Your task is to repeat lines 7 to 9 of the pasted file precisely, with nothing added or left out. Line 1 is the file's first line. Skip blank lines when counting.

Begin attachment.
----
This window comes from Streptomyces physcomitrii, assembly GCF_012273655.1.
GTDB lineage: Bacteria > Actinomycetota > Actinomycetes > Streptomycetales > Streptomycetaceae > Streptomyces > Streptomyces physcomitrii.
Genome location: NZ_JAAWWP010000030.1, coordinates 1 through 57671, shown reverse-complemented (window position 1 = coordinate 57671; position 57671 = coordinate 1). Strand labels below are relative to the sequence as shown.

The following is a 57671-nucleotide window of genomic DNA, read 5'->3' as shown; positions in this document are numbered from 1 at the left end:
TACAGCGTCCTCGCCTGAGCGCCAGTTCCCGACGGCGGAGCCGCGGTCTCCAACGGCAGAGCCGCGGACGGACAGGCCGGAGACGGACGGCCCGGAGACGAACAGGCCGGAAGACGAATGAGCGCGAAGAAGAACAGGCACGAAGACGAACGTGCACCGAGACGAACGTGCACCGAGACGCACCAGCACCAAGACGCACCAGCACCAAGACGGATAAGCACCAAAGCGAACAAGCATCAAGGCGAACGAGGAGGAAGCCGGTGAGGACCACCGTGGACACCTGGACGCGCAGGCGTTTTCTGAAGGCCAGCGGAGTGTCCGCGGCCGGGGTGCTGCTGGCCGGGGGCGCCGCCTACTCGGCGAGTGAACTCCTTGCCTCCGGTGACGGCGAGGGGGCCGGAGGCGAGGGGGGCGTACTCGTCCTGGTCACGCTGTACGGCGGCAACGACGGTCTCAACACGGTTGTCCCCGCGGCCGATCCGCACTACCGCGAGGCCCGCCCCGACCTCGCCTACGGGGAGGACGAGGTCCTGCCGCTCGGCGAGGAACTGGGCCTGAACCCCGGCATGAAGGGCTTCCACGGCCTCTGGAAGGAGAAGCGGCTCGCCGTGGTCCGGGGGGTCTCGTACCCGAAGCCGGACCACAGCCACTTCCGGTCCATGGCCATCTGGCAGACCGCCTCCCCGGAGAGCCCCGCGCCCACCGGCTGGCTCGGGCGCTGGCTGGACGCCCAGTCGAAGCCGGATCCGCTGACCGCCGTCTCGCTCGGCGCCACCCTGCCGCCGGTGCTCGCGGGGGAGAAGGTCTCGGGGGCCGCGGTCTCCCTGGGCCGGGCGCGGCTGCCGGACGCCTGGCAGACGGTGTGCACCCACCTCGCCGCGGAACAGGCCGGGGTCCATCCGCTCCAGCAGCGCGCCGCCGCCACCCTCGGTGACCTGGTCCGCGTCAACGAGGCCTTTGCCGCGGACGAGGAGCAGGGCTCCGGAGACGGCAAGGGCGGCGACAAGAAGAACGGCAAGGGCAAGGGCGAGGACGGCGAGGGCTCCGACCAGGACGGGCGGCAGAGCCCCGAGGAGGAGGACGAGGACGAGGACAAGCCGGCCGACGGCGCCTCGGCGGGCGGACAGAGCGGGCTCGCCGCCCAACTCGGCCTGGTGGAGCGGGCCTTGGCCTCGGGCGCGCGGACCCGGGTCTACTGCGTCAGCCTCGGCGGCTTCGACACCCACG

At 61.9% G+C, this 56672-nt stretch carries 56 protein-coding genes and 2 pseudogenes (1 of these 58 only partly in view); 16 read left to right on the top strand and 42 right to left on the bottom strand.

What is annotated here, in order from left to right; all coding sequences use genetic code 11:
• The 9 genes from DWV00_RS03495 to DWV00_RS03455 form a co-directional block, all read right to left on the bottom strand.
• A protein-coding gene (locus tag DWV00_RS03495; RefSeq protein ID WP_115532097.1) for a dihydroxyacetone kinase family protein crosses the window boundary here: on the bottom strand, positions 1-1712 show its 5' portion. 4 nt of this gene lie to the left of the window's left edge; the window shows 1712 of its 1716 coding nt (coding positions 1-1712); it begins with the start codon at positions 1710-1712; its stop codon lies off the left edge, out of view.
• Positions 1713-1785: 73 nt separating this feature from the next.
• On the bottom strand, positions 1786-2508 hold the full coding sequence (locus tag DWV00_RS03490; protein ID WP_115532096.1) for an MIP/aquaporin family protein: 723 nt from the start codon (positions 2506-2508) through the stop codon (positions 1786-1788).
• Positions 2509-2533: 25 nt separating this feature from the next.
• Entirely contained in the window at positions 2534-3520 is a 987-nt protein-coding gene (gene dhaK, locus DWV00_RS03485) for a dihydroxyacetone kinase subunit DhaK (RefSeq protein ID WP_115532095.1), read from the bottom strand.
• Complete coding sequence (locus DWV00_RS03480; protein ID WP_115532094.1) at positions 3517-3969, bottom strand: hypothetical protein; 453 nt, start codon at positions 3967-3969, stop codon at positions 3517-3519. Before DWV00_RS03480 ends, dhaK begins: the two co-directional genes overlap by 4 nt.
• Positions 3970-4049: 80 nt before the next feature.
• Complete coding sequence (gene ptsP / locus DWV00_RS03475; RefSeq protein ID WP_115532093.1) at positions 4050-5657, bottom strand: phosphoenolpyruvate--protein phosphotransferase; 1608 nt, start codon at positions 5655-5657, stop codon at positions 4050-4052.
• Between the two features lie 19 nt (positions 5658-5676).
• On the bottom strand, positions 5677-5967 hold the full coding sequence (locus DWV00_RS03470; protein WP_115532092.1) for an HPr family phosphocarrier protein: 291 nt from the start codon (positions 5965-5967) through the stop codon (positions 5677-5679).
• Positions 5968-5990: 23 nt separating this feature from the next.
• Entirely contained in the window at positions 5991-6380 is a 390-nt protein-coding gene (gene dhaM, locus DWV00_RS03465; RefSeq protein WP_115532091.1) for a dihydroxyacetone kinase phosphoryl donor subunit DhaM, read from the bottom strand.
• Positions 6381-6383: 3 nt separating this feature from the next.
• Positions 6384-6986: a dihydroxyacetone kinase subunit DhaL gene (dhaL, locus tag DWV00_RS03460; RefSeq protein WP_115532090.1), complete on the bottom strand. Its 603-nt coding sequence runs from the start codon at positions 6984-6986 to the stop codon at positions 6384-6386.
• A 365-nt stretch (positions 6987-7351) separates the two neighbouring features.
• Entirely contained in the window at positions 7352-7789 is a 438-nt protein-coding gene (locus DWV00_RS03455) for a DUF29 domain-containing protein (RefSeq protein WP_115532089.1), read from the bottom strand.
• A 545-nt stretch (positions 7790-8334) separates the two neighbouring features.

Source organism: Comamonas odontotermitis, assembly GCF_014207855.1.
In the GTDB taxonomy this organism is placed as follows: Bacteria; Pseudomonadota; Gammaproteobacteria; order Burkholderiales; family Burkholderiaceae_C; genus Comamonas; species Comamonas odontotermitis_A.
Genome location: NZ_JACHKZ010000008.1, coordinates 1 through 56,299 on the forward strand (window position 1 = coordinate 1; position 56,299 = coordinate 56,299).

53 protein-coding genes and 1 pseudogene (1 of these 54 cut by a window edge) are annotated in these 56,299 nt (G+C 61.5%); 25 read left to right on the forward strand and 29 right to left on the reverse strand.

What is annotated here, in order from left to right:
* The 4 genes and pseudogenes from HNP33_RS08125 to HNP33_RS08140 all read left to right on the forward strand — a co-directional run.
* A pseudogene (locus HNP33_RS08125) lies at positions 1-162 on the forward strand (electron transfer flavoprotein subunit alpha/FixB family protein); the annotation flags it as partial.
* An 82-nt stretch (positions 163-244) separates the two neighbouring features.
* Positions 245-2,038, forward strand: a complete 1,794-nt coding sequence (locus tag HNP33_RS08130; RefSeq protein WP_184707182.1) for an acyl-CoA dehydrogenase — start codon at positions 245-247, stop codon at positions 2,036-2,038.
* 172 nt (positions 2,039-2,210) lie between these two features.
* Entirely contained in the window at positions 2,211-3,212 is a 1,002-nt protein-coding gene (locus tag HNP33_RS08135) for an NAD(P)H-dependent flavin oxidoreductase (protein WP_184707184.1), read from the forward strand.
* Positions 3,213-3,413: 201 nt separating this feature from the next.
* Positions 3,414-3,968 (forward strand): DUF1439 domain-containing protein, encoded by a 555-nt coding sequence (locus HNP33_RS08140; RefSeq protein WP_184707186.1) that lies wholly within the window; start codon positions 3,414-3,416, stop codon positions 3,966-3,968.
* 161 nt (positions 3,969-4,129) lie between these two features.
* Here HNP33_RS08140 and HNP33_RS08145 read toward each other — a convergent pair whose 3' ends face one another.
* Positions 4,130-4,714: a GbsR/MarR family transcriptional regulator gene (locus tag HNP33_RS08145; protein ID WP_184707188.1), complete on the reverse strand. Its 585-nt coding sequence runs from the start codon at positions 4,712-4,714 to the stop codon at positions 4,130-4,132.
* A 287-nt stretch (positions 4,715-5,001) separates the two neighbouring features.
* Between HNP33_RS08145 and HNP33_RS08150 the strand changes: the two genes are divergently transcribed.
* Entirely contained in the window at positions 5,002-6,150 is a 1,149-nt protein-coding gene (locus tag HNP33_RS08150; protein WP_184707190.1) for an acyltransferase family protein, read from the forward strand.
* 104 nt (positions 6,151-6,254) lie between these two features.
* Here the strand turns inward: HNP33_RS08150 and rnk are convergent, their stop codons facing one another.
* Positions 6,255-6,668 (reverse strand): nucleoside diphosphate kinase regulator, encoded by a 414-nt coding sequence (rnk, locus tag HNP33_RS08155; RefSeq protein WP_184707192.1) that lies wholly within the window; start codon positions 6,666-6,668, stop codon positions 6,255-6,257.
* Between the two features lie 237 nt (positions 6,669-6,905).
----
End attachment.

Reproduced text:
What is annotated here, in order from left to right; all coding sequences use genetic code 11:
• The 9 genes from DWV00_RS03495 to DWV00_RS03455 form a co-directional block, all read right to left on the bottom strand.
• A protein-coding gene (locus tag DWV00_RS03495; RefSeq protein ID WP_115532097.1) for a dihydroxyacetone kinase family protein crosses the window boundary here: on the bottom strand, positions 1-1712 show its 5' portion. 4 nt of this gene lie to the left of the window's left edge; the window shows 1712 of its 1716 coding nt (coding positions 1-1712); it begins with the start codon at positions 1710-1712; its stop codon lies off the left edge, out of view.